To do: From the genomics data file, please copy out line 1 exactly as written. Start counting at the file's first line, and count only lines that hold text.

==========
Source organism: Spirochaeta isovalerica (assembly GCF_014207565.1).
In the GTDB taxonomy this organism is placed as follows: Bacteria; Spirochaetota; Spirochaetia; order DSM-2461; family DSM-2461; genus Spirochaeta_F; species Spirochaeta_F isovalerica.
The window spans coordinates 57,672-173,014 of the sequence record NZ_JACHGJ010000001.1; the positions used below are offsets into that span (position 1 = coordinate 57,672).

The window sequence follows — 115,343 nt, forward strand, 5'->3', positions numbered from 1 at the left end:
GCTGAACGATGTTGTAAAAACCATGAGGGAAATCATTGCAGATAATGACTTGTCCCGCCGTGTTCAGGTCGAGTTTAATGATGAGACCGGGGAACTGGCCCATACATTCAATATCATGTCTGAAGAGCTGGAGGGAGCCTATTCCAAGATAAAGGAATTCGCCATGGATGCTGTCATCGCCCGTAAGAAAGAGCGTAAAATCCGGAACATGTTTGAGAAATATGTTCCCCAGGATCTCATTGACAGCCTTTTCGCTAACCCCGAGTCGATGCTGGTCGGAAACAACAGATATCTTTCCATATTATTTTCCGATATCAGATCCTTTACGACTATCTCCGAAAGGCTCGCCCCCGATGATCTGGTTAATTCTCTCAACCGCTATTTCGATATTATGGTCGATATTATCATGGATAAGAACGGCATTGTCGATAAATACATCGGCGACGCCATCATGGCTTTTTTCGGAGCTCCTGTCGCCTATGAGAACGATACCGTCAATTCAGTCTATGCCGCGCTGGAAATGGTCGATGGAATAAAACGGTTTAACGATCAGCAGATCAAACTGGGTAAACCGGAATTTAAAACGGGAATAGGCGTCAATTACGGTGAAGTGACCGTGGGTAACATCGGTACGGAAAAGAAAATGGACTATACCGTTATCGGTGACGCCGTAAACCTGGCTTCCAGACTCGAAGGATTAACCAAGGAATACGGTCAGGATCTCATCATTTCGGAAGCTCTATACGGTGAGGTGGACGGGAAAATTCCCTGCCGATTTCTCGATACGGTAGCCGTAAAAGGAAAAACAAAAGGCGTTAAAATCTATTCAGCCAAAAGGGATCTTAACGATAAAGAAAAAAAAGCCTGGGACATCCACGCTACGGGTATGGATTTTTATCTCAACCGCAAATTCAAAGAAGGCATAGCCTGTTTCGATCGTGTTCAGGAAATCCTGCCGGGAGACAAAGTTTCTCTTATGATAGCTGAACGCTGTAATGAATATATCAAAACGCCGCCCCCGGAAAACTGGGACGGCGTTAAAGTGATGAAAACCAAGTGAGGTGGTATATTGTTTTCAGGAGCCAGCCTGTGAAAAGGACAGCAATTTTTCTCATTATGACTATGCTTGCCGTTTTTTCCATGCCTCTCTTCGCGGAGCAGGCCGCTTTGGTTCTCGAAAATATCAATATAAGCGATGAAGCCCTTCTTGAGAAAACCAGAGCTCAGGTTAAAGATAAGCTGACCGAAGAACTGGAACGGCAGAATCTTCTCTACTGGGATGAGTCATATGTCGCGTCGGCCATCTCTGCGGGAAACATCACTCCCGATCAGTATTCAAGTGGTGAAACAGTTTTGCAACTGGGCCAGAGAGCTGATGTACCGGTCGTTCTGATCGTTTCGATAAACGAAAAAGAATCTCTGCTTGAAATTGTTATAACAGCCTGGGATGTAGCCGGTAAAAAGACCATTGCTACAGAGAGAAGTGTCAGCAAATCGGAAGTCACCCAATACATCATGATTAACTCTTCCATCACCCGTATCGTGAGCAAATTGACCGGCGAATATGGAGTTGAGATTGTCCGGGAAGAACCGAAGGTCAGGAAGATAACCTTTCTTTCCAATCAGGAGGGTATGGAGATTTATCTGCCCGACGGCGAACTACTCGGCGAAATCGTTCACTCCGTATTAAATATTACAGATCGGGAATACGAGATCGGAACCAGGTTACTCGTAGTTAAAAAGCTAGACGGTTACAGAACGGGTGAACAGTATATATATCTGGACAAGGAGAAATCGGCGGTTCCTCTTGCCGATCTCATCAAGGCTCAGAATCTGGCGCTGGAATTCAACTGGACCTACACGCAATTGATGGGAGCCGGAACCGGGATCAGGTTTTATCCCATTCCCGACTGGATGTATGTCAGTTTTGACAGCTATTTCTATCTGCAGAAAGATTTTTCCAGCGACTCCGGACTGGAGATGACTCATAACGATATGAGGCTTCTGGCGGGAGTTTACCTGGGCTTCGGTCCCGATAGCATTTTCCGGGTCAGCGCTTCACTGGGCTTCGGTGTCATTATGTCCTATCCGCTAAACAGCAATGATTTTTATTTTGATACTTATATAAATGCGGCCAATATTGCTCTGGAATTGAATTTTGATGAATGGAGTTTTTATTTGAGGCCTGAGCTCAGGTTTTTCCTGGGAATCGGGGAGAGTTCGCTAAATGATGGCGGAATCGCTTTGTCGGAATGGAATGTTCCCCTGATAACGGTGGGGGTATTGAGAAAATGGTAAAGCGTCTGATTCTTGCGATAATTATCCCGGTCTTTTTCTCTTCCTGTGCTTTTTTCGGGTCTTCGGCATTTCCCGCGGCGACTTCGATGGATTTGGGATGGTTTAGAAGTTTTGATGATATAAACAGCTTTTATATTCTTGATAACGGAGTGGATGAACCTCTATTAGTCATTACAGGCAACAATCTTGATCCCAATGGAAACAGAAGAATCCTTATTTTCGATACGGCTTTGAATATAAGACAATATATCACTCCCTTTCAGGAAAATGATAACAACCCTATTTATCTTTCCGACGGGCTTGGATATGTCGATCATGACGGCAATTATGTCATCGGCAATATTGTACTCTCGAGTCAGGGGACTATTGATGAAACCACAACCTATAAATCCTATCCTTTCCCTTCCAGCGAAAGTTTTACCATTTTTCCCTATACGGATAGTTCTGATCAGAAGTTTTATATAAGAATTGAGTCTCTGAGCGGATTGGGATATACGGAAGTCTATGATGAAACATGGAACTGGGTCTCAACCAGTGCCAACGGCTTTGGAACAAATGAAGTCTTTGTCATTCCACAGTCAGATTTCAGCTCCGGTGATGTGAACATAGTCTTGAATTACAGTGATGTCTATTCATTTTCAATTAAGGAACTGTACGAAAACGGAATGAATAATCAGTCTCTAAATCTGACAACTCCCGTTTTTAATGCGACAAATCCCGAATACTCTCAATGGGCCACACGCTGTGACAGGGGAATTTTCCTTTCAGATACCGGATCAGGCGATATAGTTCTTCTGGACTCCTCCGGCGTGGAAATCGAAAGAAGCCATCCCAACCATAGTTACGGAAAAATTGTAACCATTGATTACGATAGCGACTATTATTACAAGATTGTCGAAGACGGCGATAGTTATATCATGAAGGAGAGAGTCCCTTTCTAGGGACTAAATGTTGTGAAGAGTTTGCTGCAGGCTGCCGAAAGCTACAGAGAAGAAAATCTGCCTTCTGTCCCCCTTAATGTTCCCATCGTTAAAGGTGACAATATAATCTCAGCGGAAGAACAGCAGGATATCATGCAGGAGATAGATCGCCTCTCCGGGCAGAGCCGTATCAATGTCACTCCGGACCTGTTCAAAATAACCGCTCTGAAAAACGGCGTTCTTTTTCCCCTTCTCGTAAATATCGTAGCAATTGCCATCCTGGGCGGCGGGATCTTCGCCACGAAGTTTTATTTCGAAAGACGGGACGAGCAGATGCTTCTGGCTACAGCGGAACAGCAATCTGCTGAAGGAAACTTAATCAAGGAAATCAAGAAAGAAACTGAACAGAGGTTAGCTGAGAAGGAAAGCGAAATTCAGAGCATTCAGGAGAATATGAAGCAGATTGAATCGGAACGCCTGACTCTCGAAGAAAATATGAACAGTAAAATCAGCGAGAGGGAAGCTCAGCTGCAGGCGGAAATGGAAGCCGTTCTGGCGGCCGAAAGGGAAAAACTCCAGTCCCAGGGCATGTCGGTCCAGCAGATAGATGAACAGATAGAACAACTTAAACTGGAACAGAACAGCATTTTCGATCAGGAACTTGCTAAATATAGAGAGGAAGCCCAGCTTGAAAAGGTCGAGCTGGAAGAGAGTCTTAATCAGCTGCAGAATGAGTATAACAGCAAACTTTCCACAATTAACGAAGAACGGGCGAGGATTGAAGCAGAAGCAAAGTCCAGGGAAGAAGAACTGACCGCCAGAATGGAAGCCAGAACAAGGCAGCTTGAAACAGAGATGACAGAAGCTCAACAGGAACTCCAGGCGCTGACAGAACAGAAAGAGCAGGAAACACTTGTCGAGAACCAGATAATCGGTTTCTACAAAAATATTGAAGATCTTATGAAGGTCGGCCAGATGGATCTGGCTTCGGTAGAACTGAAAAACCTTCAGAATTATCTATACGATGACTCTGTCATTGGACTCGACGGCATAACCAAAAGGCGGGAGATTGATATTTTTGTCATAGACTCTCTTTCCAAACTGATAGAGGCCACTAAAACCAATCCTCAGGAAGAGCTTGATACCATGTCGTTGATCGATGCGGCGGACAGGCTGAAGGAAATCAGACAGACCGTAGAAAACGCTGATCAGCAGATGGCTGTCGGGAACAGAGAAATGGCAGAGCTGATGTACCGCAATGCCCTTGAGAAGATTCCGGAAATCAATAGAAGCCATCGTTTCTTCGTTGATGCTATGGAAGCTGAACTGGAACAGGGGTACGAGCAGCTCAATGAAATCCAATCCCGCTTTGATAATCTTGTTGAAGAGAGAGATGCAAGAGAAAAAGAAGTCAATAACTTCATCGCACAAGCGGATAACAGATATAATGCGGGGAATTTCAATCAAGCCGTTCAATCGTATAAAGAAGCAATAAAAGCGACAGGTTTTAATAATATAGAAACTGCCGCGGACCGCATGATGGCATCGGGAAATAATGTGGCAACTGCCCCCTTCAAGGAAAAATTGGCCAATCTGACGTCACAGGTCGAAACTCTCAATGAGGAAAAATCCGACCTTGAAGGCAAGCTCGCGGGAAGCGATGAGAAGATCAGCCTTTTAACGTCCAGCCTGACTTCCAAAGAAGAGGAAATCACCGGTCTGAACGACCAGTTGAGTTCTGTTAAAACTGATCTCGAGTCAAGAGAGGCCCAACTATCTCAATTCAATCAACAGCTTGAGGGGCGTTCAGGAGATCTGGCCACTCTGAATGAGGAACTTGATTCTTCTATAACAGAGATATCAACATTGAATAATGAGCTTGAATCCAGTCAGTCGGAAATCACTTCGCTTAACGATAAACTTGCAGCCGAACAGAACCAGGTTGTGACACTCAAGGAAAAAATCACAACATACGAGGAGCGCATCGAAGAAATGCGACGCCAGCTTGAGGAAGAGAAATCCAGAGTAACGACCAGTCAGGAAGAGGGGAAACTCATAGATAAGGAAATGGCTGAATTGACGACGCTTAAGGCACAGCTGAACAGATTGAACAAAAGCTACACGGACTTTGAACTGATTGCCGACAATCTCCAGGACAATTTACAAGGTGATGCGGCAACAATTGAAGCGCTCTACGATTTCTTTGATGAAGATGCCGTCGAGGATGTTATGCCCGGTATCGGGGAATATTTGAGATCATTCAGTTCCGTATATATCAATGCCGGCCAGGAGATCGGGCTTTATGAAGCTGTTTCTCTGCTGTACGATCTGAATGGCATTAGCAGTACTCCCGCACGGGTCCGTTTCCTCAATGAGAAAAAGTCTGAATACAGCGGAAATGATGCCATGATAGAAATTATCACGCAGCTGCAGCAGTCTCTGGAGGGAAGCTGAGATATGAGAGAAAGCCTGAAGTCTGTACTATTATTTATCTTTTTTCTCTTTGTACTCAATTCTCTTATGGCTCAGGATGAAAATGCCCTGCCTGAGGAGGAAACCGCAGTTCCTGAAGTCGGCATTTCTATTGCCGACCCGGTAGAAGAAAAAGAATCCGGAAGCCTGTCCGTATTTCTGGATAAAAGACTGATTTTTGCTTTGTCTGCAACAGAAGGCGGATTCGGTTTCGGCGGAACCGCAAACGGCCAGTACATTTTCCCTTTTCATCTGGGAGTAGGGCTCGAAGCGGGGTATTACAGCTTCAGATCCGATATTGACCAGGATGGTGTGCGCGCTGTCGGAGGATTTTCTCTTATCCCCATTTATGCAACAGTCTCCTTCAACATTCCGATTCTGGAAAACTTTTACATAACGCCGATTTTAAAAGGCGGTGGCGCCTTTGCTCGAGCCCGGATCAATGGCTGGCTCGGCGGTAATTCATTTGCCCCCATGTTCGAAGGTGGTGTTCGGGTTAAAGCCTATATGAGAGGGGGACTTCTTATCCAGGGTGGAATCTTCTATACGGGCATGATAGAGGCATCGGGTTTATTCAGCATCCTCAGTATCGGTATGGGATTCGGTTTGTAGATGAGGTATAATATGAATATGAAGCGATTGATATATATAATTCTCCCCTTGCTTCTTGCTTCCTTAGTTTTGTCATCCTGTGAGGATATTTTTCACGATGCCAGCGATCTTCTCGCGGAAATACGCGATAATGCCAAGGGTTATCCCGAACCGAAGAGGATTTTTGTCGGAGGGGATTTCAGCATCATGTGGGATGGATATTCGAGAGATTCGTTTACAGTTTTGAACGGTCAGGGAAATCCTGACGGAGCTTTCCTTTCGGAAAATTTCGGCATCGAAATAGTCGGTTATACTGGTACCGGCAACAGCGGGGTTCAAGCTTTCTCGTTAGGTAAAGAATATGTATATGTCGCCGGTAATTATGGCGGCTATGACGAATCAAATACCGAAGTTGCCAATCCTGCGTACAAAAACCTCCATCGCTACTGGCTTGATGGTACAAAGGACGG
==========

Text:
Source organism: Spirochaeta isovalerica (assembly GCF_014207565.1).